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November 14, 2023

FDA raises concerns about probiotic products sold for use in hospitalized preterm infants

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  • Be aware of the recent U.S. Food and Drug Administration (FDA) important safety advisory on the risk of invasive disease in preterm infants given products containing live bacteria or yeast (commonly called probiotics) in hospital settings.
    • The FDA is aware that certain probiotic products used in hospital settings to prevent necrotizing enterocolitis have contributed to invasive disease, including one infant death in 2023, and have been associated with more than two dozen other reported adverse events in the United States since 2018.
  • Be aware that the FDA has not approved any probiotic product for use as a drug or biological product in infants of any age.
    • Unapproved, unlicensed probiotics that are used to treat or prevent a disease or condition in preterm infants have not undergone FDA's through premarket for safety and effectiveness, nor have they been evaluated for compliance with the FDA's rigorous manufacturing and testing standards for drugs and biological products, including testing for extraneous organisms.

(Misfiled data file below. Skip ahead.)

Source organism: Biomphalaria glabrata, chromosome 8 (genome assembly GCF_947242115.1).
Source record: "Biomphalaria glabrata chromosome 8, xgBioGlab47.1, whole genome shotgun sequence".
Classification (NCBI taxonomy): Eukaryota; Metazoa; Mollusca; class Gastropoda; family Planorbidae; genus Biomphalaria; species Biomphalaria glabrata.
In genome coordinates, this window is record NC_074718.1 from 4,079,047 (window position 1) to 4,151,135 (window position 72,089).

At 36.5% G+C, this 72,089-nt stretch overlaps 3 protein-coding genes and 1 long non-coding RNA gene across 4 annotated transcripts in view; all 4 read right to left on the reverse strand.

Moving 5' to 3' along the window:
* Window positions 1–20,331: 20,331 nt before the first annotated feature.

• The FDA has issued warning letters to two companies (Abbott Laboratories and Infinant Health, Inc formerly Evolve Biosystems Inc.) for illegally selling probiotic products to treat diseases in preterm infants.
  • Be aware of the requirement for healthcare providers to submit an Investigational New Drug Application (IND) to the FDA when administering probiotics containing live bacteria or yeast to treat, mitigate, cure, or prevent a disease or condition.
  • Report adverse events following the use of probiotics to the manufacturer, the FDA's MedWatch program and CFSAN Adverse Event Reporting System (CAERS).


Probiotic products contain live organisms such as bacteria or yeast and are commonly marketed as foods, including as dietary supplements. The FDA is concerned these products can be dangerous for preterm infants and are being illegally sold to treat or prevent diseases in preterm infants in hospital settings, such as to reduce the risk of necrotizing enterocolitis. Preterm infants who are administered a probiotic product are at risk of invasive, potentially fatal disease, or infection, caused by the bacteria or yeast contained in the probiotics.

In 2021, the American Academy of Pediatrics released a clinical report on the Use of Probiotics in Preterm Infants, which stated "Given the lack of FDA-regulated pharmaceutical grade products in the United States, conflicting data on safety and efficacy, and potential for harm in a highly vulnerable population, current evidence does not support the routine, universal administration of probiotics to preterm infants, particularly those with a birth weight of <1000 g."